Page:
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THE object the Editor of this volume has in view in its compilation, is to bring into a focus, some of the bright " POETIC GEMS" of our ancient and modern Poets, and to form them into a shrine of religious and moral POESIE.
In making the selection, he has therefore been guided by a desire to select only such pieces as would elevate the mind, purify the affections, and inspire the reader with religious emotions, a devotion to Nature-to Home-to Country, and embue him with the spirit of universality and charity, and a pure and holy love for every living thing.
It has also been the Editor's object to avoid as much as possible, the insertion of those hackneyed pieces, which are to be found in almost every selection of POETRY, and to introduce those which are recommended by their rarity as well as their beauty; and it gives him great pleasure to introduce many original Poems by an author of distinguished celebrity as a prose writer on education, and of books for the young.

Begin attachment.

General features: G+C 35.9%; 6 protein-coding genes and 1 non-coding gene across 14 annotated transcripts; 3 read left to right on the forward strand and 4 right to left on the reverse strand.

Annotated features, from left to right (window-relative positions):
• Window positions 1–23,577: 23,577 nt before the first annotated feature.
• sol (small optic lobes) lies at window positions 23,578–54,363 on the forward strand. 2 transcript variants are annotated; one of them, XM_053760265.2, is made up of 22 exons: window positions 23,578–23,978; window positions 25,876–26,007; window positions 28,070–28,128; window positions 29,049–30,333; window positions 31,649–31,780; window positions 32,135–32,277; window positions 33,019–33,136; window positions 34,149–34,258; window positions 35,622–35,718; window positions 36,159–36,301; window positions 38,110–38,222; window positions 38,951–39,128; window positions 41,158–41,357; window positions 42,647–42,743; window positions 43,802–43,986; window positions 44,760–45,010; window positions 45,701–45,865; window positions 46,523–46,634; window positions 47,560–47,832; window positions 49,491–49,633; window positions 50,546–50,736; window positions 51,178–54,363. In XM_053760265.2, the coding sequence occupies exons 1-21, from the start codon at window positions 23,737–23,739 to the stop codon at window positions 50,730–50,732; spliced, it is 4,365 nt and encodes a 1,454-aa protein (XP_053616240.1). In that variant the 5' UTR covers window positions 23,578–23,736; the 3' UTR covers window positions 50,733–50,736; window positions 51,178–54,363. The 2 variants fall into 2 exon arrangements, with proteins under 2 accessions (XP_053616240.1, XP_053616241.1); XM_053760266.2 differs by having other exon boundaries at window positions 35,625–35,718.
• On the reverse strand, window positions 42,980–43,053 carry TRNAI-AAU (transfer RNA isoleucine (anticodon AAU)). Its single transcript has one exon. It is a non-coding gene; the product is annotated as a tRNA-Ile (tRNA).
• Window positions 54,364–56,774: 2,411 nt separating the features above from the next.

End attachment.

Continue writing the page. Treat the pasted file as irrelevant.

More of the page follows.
The Poems alluded to are from the pen of Mr. William Martin; and they are introduced into this selection, not merely on the Editor's own responsibility, but in agreement with opinions expressed by some of the first Poetical Authorities of the day, namely, Campbell, Montgomery, and the Rev. Thomas Dale. In their opinions the Editor fully coincides, and therefore subjoins them in justification of his own judgment.
OPINION OF THE LATE THOMAS CAMPBELL.
"The Poems abound in passages of high poetical excellence, by no means common to Poetry of a religious character, and possess an elegance of diction and refined simplicity, worthy of the sacred subjects they are intended to illustrate.
OPINION OF JAMES MONTGOMERY.
"1 am glad that I can bear testimony to the talent which has produced these Poems, and the success with which it has been exercised. Many of the descriptions are minutely beautiful, and the imagery brilliant, graceful, elegant, and carefully elaborated."
OPINION OF THE REV. THOMAS DALE.
"I have no hesitation in expressing my opinion, that these Poems are very far above the average standard of sacred Poetry, being generally chaste in expression, musical in rhyme, and pure in sentiment. It is no mean praise to say that at times they remind the reader of George Herbert."
In conclusion, the Editor has only to add that he trusts his little volume will prove an acceptable offering to the "Lovers of Poetry," and be found especially serviceable in the moral and religious education of young persons.